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The Reverend Ian Burch
St. Mark’s Episcopal Church | Milwaukee, WI
December 24, 2016
Christmas Eve 4p and 11p

Welcome, friends, and Merry Christmas. I’m so glad you’ve chosen to observe Christmas at St. Mark’s this evening. Welcome.

One of the strange truths about being a priest is that one suddenly has lots of friends who are also priests. In fact, on any given day, my Facebook feed is filled with priest-friends talking about sermon writing, hospital visits and the various frustrations and joys of serving a parish.

I’d say that my priest friends divide themselves pretty evenly into two camps: those who wear their clergy collars all the time and those who just wear them on Sundays and special occasions. I fall into the second category, though I’m no purist about it. It’s not that I’m trying to hide the fact that I’m a priest; it simply doesn’t occur to me to wear my clergy collar when I’m out and about town. Also, after the Christmas cookies and special dinners out, it’s not a terribly comfortable fit right now.

Because I so seldom wear it, I tend to notice people’s reactions on those rare times I do. For instance, last week, we had family in town for a holiday visit, and we all went to brunch after church. Since I was going directly from work, I had my collar on, and I noticed people reacting to me with nervous smiles or funny looks.

We ended up having breakfast at a place in Riverwest that was kind of cool. Certainly cooler than me. One woman in particular caught my eye. She had severe bangs, face tattoos and some impressive expanders in her ear lobes. She looked very different from most of the people I see every day. She sat, enjoying her coffee and talking with a friend, who was similarly adorned. It looked to me like they were trying to tell the world something through the art on their bodies. I was impressed and delighted at their willingness to express their views and creativity so forcefully.

And even as I sat there having breakfast just a few feet from these women, I noticed a few funny looks directed at my collar. One gentleman even looked somewhat hostile. What is this? A priest having breakfast? Are they allowed to do that? I wondered what people were thinking about me. About Christianity. I wondered how Christians are perceived in the world.

As I started to think more about it, I realized that this outward sign of my Christianity was a radical expression of a counter-cultural life in the same way as that young woman’s face tattoos. I was telegraphing to the world that I believe that what happened in that humble stable so many years matters. I believe that God, out of God’s deep love for us, decided to be born from a poor woman of no consequence, in a little town of no importance in the middle of the desert halfway around the world.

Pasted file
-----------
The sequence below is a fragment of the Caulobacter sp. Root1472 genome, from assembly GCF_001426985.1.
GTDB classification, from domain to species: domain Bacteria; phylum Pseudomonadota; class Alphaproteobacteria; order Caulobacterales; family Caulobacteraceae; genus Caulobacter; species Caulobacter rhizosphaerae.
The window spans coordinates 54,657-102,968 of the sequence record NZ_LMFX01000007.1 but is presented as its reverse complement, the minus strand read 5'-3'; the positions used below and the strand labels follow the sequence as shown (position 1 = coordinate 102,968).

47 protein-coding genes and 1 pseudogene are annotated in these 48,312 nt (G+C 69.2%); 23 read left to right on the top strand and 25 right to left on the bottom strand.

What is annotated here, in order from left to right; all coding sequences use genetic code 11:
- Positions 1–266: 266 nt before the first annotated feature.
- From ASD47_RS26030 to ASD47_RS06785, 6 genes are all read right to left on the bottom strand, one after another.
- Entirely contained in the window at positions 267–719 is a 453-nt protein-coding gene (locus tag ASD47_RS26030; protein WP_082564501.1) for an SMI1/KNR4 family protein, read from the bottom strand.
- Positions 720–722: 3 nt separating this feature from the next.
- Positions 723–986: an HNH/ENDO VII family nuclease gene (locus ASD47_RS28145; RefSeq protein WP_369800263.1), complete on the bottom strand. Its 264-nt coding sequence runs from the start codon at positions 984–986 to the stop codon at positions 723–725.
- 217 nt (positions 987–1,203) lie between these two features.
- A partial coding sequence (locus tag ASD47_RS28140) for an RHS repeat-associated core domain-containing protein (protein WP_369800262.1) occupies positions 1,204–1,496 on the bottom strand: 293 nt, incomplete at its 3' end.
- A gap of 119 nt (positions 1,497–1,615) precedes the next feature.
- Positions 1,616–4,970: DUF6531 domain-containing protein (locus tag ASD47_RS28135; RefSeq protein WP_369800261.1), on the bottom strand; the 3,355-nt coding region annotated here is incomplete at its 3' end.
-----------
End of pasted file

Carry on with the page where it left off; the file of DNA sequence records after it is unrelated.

This may or may not be news to you at this point, but the culture is not as interested in this Christmas story as it used to be. Many of our friends and neighbors choose not to live a life of faith. More and more people find the church antiquated or irrelevant. Some folks might even think that Christians are fools. For us to be here tonight, bearing witness to this Christ Child is a way to push back against the dominant narratives in the world.

We look tonight into the manger and proclaim that hope is born into the world. That is pretty risky. Radical even. Sometimes the evidence of despair seems far too strong. How can we have hope when we see the suffering in Syria? How can we have hope when we live in a brutalizing political climate? How can we have hope when the woes of our city for the poor and the powerless seem to grow each year? That’s what I am saying with my collar on. I’m saying that, yes, the seeming overwhelming evidence to the contrary, I have hope that the world can be different. I have hope because I know that God is with us. Immanuel.

As Christians, we say that this little baby is nothing less than the bridge between God and the world. We say that this little baby is hope Incarnate. We say that this little baby will grow up to say such sublime things that we can’t help but repeat the story two thousand years later. Blessed are the poor. Love your neighbor as yourself. Hearken the little children come unto me. Love your enemies; do good to those who hate you.

This Child will grow and teach us how to live. How to love one another. And that message is so dangerous that he will be punished for it—even to death.

So yes. I admire the woman in the coffee shop who has tattoos on her face and piercings in her ears. But she doesn’t have anything on a Christian when it comes to being radical. We proclaim hope to a world in despair. We repeat the stories of Jesus to anyone who will listen. And in today’s climate, that kind of hope ought to raise a few eyebrows.

Ring the church bells. Dust off your prayerbook. Get involved at church. Find that old cross that your grandmother gave you and wear it around your neck. Let the world know that you are a child of light. Let them know that you are a disciple of this little baby, born in Bethlehem. With our renewed commitment to this little baby, we can do anything. We believe that hope is real. That God is good. That love came down to earth at Christmas. As one of my priest friends says, “Don’t over think it. I like the evening mass to be simple and the words uncluttered. It’s about light and hope and God as a baby and that is amazing enough.” My friends in Christ. My brothers and sisters in faith. Take this light and the promise of the Christ child out into the dark places of the world. Merry Christmas.